Thursday, May 26, 2016

THIS JUST IN: Coach Steven Nutter Leaving Webster County

Coach Steven Nutter with hoopster Dalton Gray.

Track, cross country, and boys' basketball head coach Steven Nutter announced today that he will be leaving Webster County High School for a cross country coaching position at St. Mary's, his hometown.

Here is the announcement he posted on Instagram:

"Blessed to have spent 6 amazing years in Webster County... During this time I had the opportunity to work with some of the best student athletes in the state of WV, their accomplishments speak for themselves!!! The support from administration, staff, parents, and community is beyond words and greater than I could have ever dreamed!!! The athletes that I have coached the past 6 years have been MY KIDS and each has touched my heart in a special way!!! Thank you WEBSTER for all the memories, if has been a pure JOY... I'll forever be indebted to you!!! At the end of the school year I will be going home to St. Marys... I have accepted the position as Cross Country coach and look forward to having the opportunity to touch the lives of youth in my hometown!!!"

Coach Nutter has been one of the best multi-sport coaches in the school's history, and an even finer individual.  In just the past year and one-half, Coach Nutter mentored 2014 Cross Country State Champion Brettley Harris, 2016 1600 Meter State Champion Austin Hayes, and put Highlander basketball back on the map with an incredible 17 win, five loss season this past year.  

In general, coaches end up being judged by their "win-loss" performance.  Coach Nutter clearly exceeded expectations and leaves with a very positive coaching record.  In all other respects, from the perspective of those he coached, those he worked with, and those he befriended in the community, Coach Nutter is a clear winner.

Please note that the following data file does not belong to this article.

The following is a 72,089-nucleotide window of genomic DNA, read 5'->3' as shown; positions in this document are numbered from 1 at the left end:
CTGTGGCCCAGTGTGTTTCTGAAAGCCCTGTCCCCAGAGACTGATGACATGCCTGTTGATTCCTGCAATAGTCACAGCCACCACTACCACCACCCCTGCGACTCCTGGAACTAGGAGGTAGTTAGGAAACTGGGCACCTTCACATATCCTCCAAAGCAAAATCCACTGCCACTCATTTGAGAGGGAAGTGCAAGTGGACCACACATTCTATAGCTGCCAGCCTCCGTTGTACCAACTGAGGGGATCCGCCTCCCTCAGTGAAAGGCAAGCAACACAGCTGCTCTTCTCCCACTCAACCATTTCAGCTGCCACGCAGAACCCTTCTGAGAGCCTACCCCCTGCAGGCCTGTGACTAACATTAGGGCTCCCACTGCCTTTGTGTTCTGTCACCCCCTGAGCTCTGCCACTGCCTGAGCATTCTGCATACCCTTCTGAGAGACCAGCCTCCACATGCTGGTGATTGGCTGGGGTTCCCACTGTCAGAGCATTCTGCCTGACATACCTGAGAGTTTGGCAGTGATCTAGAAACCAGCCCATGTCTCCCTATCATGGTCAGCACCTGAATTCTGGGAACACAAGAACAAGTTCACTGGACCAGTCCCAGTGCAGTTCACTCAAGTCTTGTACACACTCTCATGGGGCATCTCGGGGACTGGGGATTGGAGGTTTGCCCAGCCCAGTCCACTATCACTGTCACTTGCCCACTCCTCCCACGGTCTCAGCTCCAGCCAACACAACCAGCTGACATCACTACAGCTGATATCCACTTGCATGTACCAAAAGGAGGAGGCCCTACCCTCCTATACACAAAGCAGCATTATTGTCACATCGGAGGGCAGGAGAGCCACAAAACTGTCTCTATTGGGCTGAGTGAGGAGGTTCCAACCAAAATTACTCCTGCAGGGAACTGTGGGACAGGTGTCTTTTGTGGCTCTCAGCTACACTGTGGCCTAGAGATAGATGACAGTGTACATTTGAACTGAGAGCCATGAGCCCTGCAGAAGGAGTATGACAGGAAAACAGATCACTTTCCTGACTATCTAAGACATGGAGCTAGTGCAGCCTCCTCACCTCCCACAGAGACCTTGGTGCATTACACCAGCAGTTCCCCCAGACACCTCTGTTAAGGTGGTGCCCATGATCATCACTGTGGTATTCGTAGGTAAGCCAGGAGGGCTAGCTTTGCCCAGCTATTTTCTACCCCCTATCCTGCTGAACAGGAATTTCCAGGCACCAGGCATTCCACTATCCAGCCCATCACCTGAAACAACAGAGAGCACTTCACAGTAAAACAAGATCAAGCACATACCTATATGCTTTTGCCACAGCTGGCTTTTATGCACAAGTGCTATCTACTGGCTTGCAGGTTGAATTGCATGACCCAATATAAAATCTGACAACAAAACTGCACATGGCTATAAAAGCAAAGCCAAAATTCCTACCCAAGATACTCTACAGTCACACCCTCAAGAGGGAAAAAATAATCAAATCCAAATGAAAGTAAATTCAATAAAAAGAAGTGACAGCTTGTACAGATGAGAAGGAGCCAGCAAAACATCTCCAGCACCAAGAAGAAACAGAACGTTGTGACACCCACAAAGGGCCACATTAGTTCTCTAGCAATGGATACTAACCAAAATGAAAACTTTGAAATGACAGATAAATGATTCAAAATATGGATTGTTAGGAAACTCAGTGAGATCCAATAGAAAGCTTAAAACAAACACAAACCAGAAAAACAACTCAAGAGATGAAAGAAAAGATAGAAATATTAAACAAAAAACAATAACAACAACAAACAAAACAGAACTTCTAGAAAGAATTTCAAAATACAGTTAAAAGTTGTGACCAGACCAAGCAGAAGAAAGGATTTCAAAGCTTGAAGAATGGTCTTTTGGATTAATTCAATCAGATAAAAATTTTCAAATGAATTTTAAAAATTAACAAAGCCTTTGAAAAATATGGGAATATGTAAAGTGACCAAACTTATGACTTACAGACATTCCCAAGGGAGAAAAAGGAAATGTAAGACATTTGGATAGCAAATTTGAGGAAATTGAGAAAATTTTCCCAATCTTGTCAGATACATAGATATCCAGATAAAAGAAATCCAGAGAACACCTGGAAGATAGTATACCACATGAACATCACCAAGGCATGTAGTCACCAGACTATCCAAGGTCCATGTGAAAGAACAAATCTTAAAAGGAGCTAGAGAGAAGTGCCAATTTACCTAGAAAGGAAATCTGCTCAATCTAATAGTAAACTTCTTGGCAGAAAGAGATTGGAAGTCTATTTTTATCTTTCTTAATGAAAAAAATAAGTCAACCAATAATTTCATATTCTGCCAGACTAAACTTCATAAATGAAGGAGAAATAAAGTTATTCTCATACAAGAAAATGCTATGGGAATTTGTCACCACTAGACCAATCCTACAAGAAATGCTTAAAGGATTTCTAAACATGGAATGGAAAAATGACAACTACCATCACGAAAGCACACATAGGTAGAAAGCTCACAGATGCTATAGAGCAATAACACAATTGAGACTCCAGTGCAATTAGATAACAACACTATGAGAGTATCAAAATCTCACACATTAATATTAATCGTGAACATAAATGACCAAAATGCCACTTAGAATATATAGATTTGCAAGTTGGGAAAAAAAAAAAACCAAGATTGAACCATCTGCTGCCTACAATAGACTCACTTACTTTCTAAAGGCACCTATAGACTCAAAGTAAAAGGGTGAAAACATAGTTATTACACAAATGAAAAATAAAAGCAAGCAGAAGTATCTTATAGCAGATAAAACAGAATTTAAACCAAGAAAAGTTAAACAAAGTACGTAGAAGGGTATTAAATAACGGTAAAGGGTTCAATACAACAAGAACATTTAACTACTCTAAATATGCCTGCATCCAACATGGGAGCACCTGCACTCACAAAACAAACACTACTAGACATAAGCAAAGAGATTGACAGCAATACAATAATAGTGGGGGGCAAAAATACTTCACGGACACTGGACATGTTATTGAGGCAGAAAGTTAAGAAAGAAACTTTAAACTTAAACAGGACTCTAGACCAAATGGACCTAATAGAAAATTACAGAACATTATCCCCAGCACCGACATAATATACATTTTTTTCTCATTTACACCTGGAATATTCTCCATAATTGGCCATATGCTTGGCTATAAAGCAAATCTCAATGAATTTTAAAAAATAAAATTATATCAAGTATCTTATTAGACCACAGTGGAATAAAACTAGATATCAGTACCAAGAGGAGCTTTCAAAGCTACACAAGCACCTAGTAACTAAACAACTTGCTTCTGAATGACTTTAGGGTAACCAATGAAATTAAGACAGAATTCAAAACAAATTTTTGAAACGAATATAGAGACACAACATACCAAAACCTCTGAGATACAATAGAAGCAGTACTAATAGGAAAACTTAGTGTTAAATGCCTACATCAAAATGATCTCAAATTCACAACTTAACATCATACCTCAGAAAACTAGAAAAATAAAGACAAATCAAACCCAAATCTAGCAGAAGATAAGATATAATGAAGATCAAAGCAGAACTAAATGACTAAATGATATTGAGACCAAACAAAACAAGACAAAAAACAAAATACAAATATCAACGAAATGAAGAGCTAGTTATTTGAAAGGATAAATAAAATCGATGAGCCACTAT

We wish him continued success in his coaching career and we will truly miss him.  We also want to thanks his parents who showed great support and friendship to us fans here in Webster.

Video of Austin Hayes Championship Run in 1600 Meter State Finals

Thanks to Josh Weekley of, here is a video of Austin Hayes' championship run in the 1600 meter state finals at Laidley Field in Charleston on May 21, 2016.

Listen to the comments made as Austin rounds the final turn and into the final stretch:
"All right Hayes, good for you."
"That's a great, great run for Hayes."
"Wow, Hayes!"

Full official results below:
Boys 1600 Meter Run AA
  State Meet: @ 4:17.54  1993        Mikey Cox, Athens                         
    Name                    Year School                  Finals  Points
  1 Hayes, Austin             12 Webster Co.            4:20.11   10   
  2 Reed, Jackson             11 Nicholas Co.           4:23.90    8   
  3 Frailey, Ian              12 Bridgeport             4:25.92    6   
  4 Chapman, Matt             10 Berkeley Sp.           4:29.85    4   
  5 Deem, Hunter              12 Ritchie Co.            4:30.35    2   
  6 Shetler, Steven           10 Berkeley Sp.           4:32.59    1   
  7 Lacaria, Jimmy            11 Bridgeport             4:35.72  
  8 Price, Brady              11 Berkeley Sp.           4:39.74  
  9 Ellis, Mark               10 East Fairmont          4:41.64  
 10 Gorby, Tanner             12 Oak Glen               4:43.23  
 11 Saymansky, Aaron          11 Fairmont Senior        4:45.66  
 12 Cochran, Justin           11 Westside               4:50.01  
 13 Adkins, Mason             12 Wayne                  4:54.29  
 14 Baldwin, Daniel           10 PikeView               5:07.47  
 15 Tanner, David             10 Clay Co.               5:13.88  
 16 Wilson, Adam              10 Independence           5:21.80  

Tuesday, May 24, 2016

Threat of State Government Shutdown Increases

The West Virginia Legislature has one mandatory duty each year, and that is to pass a state budget (which by law must be a balanced budget).  Everything else the Legislature does is optional.

During its regular 60 day session, the Republican controlled Legislature failed to submit and/or pass a state budget.  Now the Legislature has been called back into special session to pass a budget.

At a cost of at least $35,000.00 per day in special session, the Legislature has already squandered seven days without passing a budget.  And based on a vote today to defeat an increase in the tobacco tax, the likelihood of passing a budget anytime soon diminishes and the likelihood of a state government shutdown on July 1 increases.